• Unexpectedly jerking the plane backward which made the propeller strike my field box followed by propeller shards flying all around me.

    • A guy came up to help me when I was landing a plane.  He said that he would retrieve my plane for me.  But instead of waiting until the plane was on the ground, he stepped right in the path of the plane and I had to dive it into the ground so the model wouldn't hit him.

    • Cracked turtledeck sheeting due to squeezing too hard.

    • Damage from fingernails and jewelry.

    If you're going to help somebody then ask the person if they even want your help and then ask how you can help.  Don't just walk up and start grabbing things.

  • When there is a guy at your field flying a fuel-soaked brick with ten times the power it needs, quarter-inch hinge gaps and field repairs all over the airframe do not fly with him.  Keep your plane on the ground and your eyes on his because it is fast, heavy and dangerous.  Why clubs let anyone put these missiles in the air I will never know.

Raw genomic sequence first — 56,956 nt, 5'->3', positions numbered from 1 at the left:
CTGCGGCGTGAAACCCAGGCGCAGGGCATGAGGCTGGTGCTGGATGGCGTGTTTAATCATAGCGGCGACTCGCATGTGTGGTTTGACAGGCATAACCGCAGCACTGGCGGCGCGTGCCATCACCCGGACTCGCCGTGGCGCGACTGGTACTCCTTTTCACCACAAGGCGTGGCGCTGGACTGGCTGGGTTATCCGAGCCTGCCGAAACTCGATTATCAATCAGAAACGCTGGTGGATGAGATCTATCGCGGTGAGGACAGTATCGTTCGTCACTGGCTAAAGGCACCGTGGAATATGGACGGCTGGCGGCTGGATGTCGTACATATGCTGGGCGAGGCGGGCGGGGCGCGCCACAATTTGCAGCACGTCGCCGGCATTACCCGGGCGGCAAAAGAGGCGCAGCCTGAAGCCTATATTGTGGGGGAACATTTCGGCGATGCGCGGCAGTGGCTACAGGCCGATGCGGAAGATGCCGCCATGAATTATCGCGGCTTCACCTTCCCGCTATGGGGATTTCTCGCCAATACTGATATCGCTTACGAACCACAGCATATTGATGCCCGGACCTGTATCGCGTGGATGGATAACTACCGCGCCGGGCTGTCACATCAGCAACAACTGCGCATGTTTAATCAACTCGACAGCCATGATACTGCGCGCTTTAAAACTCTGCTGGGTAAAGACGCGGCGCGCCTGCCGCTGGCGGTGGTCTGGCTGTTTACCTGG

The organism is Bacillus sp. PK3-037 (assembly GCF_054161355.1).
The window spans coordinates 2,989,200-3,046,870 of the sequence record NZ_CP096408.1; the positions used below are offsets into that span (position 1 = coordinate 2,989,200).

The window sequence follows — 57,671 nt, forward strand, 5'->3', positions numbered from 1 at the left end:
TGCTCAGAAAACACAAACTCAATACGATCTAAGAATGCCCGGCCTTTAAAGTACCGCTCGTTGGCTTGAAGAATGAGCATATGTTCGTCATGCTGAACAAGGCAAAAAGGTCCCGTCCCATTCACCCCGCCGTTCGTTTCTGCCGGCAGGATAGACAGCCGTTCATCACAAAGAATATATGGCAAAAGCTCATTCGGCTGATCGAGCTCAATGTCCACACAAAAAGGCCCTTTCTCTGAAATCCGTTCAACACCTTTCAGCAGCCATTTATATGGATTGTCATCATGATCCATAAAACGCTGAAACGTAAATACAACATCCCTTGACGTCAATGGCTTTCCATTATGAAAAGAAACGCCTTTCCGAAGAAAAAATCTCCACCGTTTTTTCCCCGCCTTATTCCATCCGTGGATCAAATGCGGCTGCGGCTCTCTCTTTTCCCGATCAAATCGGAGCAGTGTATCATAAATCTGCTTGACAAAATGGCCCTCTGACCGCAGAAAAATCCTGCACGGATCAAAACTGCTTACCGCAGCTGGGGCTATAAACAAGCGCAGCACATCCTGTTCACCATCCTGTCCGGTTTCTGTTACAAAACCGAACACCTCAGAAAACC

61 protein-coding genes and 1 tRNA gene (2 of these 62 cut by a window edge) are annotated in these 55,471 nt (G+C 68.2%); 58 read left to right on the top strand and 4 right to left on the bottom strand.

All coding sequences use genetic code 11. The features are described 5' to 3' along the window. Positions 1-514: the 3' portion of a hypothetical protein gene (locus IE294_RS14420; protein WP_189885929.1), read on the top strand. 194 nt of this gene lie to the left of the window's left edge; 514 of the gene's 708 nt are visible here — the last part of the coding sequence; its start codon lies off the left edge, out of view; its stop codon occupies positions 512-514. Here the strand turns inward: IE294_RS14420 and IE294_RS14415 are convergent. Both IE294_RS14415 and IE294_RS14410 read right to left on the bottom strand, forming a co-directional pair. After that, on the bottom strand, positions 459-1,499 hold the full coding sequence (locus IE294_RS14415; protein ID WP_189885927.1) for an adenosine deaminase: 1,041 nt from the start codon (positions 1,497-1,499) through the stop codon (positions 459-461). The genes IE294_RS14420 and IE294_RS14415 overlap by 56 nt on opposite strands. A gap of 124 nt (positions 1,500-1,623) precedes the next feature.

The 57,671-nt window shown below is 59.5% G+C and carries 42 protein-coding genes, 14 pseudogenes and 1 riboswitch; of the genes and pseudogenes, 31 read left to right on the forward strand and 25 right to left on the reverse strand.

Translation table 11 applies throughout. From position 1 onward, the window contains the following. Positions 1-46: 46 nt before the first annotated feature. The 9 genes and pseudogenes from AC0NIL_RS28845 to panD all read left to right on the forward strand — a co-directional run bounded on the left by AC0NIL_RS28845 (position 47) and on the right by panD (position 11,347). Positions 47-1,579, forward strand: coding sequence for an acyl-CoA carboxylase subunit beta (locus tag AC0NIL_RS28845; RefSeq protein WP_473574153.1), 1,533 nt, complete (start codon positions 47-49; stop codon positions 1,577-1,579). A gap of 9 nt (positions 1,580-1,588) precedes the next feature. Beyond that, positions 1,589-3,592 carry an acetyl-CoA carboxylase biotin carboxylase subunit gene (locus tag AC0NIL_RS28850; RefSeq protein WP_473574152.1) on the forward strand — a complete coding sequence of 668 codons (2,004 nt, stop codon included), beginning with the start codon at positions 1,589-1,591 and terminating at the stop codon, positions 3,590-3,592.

• The first habit you should develop when flying is to immediately pull back the throttle when you get into trouble (disoriented, etc.).  The slower airspeed will give you more time to work out the problem and get your aircraft out of trouble.  Obviously there will be times when the action necessary to save the plane is to increase the throttle, but 99% of the time you want to do just the opposite.

  • Every club has a guy who thinks he's a hot-shot and does all his flying at full throttle.  The only maneuvers he knows are the high speed (what else?) low, inverted pass and the cross-country re-kit.  He crashes a lot and always claims radio interference.  The crashes are truly spectacular because they tend to occur with the throttle wide-open.  Hence the cross-country part.

    If you value your planes (or reputation) then don't be the guy, but do be there when he is so you don't miss out on the fun.

    So what's the safety tip here?  While he's flying, stand next to something his aircraft can't puncture all the way through like a stout tree or someone slower than you.